If a monkey takes a selfie in the forest, does it own the copyright to that image?
That's the question posed by the case of a curious monkey with a toothy grin and a knack for pressing a camera button. The issue was back in the spotlight Wednesday as a federal appeals court heard arguments on whether an animal can hold a copyright to selfie photos.
A 45-minute hearing before a three-judge panel of the 9th U.S. Circuit Court of Appeals in San Francisco attracted crowds of law students and curious citizens who often burst into laughter. The federal judges also chuckled at times at the novelty of the case, which involves a monkey in another country that is unaware of the fuss.
Andrew Dhuey, attorney for British nature photographer David Slater, said "monkey see, monkey sue" is not good law under any federal act.
Naruto is a free-living crested macaque who snapped perfectly framed selfies in 2011 that would make even the Kardashians proud.
People for the Ethical Treatment of Animals sued Slater and the San Francisco-based self-publishing company Blurb, which published a book called "Wildlife Personalities" that includes the monkey selfies, for copyright infringement. It sought a court order in 2015 allowing it to administer all proceeds from the photos taken in a wildlife reserve in Sulawesi, Indonesia to benefit the monkey.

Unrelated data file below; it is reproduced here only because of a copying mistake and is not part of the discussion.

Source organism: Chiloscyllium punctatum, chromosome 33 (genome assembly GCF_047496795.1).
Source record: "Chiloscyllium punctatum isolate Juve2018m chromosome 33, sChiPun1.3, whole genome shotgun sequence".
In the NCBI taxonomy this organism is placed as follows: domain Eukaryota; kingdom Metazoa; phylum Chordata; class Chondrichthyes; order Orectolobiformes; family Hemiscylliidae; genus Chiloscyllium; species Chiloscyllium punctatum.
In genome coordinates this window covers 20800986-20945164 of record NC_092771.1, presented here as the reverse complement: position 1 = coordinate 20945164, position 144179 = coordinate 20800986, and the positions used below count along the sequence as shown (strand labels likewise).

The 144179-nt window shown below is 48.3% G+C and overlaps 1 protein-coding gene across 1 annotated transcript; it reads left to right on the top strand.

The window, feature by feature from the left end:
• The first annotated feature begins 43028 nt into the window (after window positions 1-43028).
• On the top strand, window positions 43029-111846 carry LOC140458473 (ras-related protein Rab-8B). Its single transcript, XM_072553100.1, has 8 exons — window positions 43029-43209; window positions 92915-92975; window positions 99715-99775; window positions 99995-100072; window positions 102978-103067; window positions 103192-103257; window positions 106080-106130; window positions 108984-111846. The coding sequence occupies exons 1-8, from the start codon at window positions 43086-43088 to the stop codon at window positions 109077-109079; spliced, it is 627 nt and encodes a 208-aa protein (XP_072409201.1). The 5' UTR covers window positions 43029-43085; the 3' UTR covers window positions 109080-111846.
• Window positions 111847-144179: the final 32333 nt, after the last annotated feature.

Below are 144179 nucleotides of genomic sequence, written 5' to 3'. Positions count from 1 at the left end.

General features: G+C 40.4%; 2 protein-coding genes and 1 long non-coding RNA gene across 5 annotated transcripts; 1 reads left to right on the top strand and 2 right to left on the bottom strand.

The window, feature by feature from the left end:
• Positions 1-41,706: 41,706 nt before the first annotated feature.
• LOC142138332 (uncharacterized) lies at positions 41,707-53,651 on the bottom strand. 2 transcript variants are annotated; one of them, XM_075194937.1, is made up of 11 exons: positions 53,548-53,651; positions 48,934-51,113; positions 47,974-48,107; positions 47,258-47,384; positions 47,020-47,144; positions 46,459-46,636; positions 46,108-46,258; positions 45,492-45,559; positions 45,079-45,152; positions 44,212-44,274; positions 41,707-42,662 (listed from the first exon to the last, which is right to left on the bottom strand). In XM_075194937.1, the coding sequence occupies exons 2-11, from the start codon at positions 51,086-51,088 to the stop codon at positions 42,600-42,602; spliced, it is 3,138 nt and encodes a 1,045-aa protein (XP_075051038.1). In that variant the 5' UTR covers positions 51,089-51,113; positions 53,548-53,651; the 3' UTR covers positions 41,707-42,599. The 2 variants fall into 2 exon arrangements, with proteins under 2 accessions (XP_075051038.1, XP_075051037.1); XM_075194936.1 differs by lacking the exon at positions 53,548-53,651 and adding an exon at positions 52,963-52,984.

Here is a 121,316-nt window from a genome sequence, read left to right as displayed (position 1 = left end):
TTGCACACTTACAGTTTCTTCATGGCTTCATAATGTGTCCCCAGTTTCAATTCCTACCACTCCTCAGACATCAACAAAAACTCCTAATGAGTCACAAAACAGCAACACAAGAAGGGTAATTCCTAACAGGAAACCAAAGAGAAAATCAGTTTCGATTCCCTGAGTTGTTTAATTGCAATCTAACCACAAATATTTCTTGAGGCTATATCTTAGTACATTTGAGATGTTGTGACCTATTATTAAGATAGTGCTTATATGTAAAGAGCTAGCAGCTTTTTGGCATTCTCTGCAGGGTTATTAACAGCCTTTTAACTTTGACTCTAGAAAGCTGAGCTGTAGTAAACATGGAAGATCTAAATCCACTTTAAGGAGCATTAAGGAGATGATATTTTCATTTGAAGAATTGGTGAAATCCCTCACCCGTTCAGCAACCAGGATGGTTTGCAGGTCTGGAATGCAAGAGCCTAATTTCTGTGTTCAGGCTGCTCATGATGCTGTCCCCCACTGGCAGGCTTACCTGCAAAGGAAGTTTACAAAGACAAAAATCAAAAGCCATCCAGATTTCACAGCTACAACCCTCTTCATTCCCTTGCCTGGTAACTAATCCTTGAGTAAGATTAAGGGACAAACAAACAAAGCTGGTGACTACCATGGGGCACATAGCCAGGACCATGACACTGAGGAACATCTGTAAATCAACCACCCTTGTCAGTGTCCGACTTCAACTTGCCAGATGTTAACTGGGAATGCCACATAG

Slater says the British copyright for the photos obtained by his company, Wildlife Personalities Ltd., should be honored.
PETA attorney David Schwarz argued that Naruto was accustomed to cameras and took the selfies when he saw himself in the reflection of the lens.
A federal judge ruled against PETA and the monkey last year, saying he lacked the right to sue because there was no indication that Congress intended to extend copyright protection to animals.
Throughout Wednesday's hearing, Schwarz pushed back, arguing that the case came down to one simple fact: photographs can be copyrighted and Naruto is the author.
"We have to look at the word 'authorship' in the broadest sense," he said.
The judges grilled him on why PETA has status to represent Naruto and said that "having genuine care for the animal" isn't enough to establish "next friend" relationship, which is required to represent the monkey in court.
The judges did not issue a ruling Wednesday.
Angela Dunning, an attorney for Blurb, wondered at the possibilities if they do not prevail.
"Where does it end? If a monkey can sue for copyright infringement, what else can a monkey do?" she said after the hearing.
PETA's general counsel Jeff Kerr said after the hearing that the group plans to use money from the photos to protect monkey habitats and help people study the monkeys.
"PETA is clearly representing Naruto's best interests," he said.
Dhuey said the legal antics were more of a publicity stunt by PETA than a lawsuit. He quipped after the hearing that Naruto made a tactical mistake by not appearing in court.
"It's like he doesn't even care," he said before walking away from cameras.